The Movida Madrileña

What is the Movida Madrileña?

When you move to Madrid you will hear Madrileños nostalgically talking about the Movida Madrileña as an epic period of the history of this city.

This artistic phenomenon was born from the emergence of Spain from Franco’s dictatorship. While the rest of the world had the wild and psychedelic 60’s and 70’s Spain was in the midst of a prohibitive dictatorship.

When Franco died this artistic and social movement emerged from the ashes as a way of moving forward by finding its own voice and identity.

This movement was born from the subversive comedy and cinematic underground scene in Barcelona and from Madrileña art galleries like Buades, which was a congregation of artists and intellectuals in the 70’s.

It was an explosion of art, culture, rock music and expression. It arose from the first Spanish rock and pop groups and a group of Argentinian immigrants including Jorge Alvarez, Cecilia Ross, Juan Agatti and others. Who sought refuge from Videla’s dictatorship.

The 80’s was an exciting time in Spain, a time of rebellion where nudity, homosexuality, drugs, sex, music, rock and roll suddenly exploded into public view: in the streets, on the television, in the clubs. It was the letting off of steam after many years of restrictions. Some say that the more conservative parts of Spanish society kept quiet during this incredibly permissive time, hoping that it would be a passing phase that would burn itself out.


The Movida began in the 80’s and music groups such as Loquillo, Alaska, Kaka De Luxe, Las Chinas propelled to fame.

These bands were launched to fame by being in the right place at the right time. Many openly admit today that they neither knew how to sing or play instruments.

In 1982 the first socialist government and Mayor Tierno Galvan provided an impulse in that cultural movement and held free concerts promoting new bands all around the city. Bands were promoted on the two television channels and reached thousands of people all across Spain.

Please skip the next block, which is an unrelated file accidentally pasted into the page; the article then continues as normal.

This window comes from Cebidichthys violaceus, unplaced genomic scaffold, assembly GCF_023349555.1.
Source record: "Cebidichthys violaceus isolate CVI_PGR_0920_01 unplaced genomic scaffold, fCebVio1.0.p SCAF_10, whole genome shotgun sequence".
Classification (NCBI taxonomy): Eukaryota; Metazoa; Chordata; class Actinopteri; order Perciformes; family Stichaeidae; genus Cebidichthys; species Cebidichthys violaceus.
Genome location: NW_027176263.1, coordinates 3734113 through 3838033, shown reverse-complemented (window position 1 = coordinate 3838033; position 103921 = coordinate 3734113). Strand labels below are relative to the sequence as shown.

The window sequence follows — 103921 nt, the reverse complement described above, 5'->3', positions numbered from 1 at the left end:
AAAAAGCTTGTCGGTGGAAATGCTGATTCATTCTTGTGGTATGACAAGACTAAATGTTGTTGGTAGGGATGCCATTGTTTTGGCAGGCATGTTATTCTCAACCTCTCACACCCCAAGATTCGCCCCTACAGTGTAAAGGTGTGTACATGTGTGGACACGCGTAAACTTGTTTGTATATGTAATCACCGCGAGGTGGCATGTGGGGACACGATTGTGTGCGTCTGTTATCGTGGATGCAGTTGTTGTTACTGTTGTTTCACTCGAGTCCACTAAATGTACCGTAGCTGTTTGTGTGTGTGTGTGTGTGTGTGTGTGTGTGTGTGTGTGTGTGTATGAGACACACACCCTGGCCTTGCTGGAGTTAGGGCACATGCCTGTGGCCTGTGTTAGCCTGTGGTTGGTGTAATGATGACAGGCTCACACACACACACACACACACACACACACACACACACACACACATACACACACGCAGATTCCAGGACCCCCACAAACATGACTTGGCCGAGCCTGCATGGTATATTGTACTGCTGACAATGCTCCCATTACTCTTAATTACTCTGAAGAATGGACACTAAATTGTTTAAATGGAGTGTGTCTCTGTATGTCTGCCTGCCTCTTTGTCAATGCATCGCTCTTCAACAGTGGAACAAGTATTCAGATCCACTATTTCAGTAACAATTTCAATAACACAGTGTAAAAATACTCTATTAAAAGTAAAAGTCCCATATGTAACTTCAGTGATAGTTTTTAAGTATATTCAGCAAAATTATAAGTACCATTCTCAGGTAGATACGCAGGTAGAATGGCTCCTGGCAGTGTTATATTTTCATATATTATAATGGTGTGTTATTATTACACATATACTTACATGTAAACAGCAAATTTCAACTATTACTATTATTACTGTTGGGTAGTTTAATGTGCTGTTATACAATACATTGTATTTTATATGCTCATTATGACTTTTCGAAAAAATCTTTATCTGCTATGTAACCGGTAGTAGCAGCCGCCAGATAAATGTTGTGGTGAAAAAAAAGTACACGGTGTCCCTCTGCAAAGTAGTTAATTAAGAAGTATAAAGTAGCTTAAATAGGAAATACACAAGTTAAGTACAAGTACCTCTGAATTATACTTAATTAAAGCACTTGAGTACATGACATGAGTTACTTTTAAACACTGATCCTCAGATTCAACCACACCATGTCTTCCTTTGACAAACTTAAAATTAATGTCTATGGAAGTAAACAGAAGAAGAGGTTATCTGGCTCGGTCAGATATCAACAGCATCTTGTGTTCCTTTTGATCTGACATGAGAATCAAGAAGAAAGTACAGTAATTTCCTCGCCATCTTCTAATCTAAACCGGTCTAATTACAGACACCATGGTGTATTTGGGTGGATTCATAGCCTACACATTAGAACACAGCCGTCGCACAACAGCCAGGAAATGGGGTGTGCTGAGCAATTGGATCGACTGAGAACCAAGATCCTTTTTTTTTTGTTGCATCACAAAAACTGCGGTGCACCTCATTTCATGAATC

Fashion at the time verged on punk and new romantic and hairdressers at this time stated that the young people wanted to appear with different hairstyles from one week to the next: Mohawks, eggplant hair dye, wild ambitious hairstyles when simple things like hard hair gel and certain colors were unavailable in Spain. Clothes that embodied the Movida spirit were unavailable too and many went to London or other European cities to buy the studded leather belts and other items that later came to encapsulate the style of the movement.


One of the most famous protagonists of this movement is the filmmaker Pedro Almodovar who began his career singing terribly in drag. His movies were more often a love letter to the city and were filmed in some of the most neglected neighborhoods of the time including housing projects near the M30 and in Barrio De Prosperidad. Below you can see a photo of Pedro Almodovar in drag (bottom left).

The films that launched him to international stardom included Pepi, Luci, Bom (1980) and Laberinto de Pasiones (1982) and his later films received worldwide acclaim.